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You are here: Law & Politics Government Cartel’s Tentacles Reach Colorado Town
Until recently, the operations of the Mexican drug cartels had not been spilling over into the States.  However, pushed on by the need to find less conspicuous bases from which to do business, drug smugglers have been traveling over the border. Colorado Springs is one city they have chosen. Nestling at the foot of Pikes Peak, 650 miles north of the Mexican border and the blood-stained city of Juarez, this bustling, largely conservative city has felt the cartels’ presence in recent months.

Matthew Barden, Resident Agent-in-Charge of the US Drug Enforcement Administration Office in Colorado Springs, maintains that the ease with which cartel members can reach Colorado Springs has made the city a prime location for their activities. “Interstate 25,” he says, “runs straight down to the Mexican border. Between the border and Colorado Springs, there’s only one other town of any real size – and that would be Albuquerque, New Mexico.
“The interstate system that we have here,” he continues, “brings these folks to our town because they have direct access to Mexico along this highway.”

The Colorado branch of the DEA has been involved in “Project Deliverance,”a 22-month multi-agency law enforcement investigation publicly announced last June. In Colorado, a total of 29 individuals have been arrested on narcotic-related charges, and over $1.4 million in currency and assets have been seized. This is in addition to over thirteen pounds of cocaine, thirty pounds of methamphetamine and 3.75 pounds of heroin. Across the states, the investigation has resulted in 2,278 arrests and the seizure of $154 million dollars, as well as a staggering 2.5 tons of cocaine, 69 tons of marijuana, 501 weapons, and 527 vehicles.

The statistics suggest that there has been considerable cartel activity in Colorado Springs at least over the past 2 years. But Matthew Barden is emphatic that the population has not and will not see the kind of violence that is tearing apart cities like Juarez.
“I don’t think that Colorado Springs, in itself, is a drug haven. There’s just not enough open sales of large quantities of drugs on the street corners. Yes, there are drugs,” he readily admits, “but as far as Colorado Springs being a tremendous hub, I don’t find it to be any different from any place else. We just don’t have the violence.”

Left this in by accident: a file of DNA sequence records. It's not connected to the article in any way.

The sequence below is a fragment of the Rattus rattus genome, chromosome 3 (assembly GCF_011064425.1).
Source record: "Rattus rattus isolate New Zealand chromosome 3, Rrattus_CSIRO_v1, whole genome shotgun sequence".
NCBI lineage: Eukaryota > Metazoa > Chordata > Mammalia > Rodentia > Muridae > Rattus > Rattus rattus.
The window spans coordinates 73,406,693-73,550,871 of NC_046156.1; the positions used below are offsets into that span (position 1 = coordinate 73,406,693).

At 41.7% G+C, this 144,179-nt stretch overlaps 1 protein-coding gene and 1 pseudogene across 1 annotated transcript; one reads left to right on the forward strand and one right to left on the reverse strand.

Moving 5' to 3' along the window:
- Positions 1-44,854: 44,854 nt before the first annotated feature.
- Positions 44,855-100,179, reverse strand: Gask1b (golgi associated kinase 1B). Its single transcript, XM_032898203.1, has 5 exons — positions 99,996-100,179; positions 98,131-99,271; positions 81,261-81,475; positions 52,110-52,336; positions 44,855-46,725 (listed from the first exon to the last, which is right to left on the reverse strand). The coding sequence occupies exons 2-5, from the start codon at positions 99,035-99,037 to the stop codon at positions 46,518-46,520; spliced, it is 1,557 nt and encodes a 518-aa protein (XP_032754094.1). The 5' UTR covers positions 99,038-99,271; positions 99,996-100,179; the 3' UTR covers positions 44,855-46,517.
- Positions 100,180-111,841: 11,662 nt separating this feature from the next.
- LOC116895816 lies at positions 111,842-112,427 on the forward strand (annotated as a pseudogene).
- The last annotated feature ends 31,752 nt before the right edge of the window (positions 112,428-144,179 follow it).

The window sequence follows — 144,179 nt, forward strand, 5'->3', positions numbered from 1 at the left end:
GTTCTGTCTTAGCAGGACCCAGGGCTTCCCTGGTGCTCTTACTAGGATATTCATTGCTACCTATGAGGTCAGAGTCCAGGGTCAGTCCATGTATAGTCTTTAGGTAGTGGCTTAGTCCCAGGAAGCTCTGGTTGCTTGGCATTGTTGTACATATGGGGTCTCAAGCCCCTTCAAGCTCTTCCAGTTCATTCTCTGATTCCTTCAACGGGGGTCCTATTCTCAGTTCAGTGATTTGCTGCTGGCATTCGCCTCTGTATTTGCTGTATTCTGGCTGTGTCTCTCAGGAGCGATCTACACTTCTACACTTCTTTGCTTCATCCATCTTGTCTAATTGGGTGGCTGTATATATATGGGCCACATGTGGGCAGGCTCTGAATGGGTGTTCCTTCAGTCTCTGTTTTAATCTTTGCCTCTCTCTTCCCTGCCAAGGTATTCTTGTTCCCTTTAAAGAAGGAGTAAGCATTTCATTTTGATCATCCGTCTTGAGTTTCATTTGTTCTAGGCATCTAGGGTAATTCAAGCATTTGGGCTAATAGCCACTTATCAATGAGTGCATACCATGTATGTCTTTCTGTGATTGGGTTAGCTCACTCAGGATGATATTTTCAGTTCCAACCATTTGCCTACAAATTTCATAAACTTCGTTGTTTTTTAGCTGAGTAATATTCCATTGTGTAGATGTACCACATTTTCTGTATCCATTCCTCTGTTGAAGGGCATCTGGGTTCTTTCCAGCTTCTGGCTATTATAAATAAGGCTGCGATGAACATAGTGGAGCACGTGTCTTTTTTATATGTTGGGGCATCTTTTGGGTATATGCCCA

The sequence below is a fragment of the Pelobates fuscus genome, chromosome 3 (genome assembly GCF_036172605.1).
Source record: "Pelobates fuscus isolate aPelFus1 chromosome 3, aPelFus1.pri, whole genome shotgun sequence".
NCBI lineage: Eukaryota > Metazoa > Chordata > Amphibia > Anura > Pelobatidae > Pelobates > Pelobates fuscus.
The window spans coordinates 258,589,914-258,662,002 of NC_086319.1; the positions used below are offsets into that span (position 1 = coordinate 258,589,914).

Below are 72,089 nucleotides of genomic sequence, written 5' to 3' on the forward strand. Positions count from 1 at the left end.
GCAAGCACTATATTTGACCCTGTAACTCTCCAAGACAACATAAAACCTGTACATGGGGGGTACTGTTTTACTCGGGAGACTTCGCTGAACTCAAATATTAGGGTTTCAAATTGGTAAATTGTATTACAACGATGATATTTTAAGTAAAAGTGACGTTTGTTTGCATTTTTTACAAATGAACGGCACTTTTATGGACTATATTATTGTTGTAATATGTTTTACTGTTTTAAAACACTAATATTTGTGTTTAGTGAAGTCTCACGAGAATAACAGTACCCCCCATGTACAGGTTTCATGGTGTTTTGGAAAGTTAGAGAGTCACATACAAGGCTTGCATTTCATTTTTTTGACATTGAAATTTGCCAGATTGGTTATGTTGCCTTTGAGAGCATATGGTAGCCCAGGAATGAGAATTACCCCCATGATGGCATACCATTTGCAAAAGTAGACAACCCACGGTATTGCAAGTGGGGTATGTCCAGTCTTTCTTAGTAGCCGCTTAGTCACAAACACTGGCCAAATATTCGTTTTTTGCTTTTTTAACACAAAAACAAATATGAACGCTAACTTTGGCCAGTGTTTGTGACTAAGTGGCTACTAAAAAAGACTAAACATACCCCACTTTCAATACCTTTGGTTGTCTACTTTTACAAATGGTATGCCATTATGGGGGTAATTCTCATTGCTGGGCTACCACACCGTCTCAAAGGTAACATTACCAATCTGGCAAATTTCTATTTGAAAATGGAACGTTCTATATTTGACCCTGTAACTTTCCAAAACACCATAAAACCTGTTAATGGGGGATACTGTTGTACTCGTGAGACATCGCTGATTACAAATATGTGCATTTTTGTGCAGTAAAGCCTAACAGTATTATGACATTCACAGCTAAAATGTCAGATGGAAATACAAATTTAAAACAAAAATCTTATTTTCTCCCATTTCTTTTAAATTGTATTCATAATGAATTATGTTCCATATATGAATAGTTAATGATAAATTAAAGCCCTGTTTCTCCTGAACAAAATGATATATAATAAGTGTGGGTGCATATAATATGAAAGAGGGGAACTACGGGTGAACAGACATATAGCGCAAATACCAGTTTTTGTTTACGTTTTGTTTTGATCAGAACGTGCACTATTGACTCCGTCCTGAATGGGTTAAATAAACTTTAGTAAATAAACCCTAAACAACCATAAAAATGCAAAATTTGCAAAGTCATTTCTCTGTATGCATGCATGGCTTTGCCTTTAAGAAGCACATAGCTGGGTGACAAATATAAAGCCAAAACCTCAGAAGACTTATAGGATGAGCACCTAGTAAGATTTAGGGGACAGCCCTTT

Despite the difficulties presented by sophisticated cartels, Barden thinks the fight in Colorado and across the US is being won by the law enforcement agencies involved. “When you can claim over 2,200 arrests out of an operation, and when you’ve seized several hundred million dollars, [what you have is] a successful operation.”
But Mike Turner, a Special Agent with the DEA, thinks it is misleading to talk of winning the fight outright, not only in Colorado Springs,but, as well, down in Mexico and across the States too. “Drug trafficking is criminal activity just like burglary and robbery. We’re still trying to put [the Mexican cartels] out of business, but just as you’re not going to put burglars, murderers and bank robbers out of business tomorrow, it won’t happen overnight. I think that folks should look at it that way rather than, basically asking, ‘When are you going to win the drug war?’”

However, the combination of Colorado Springs’ distance and ease of access from the Mexico border means that the authorities there are prepared to face the challenges posed by the cartels. From Barden’s standpoint, “We are going to root out these organizations… We’re going to take all their drugs and their money, and we’re going to break them.”



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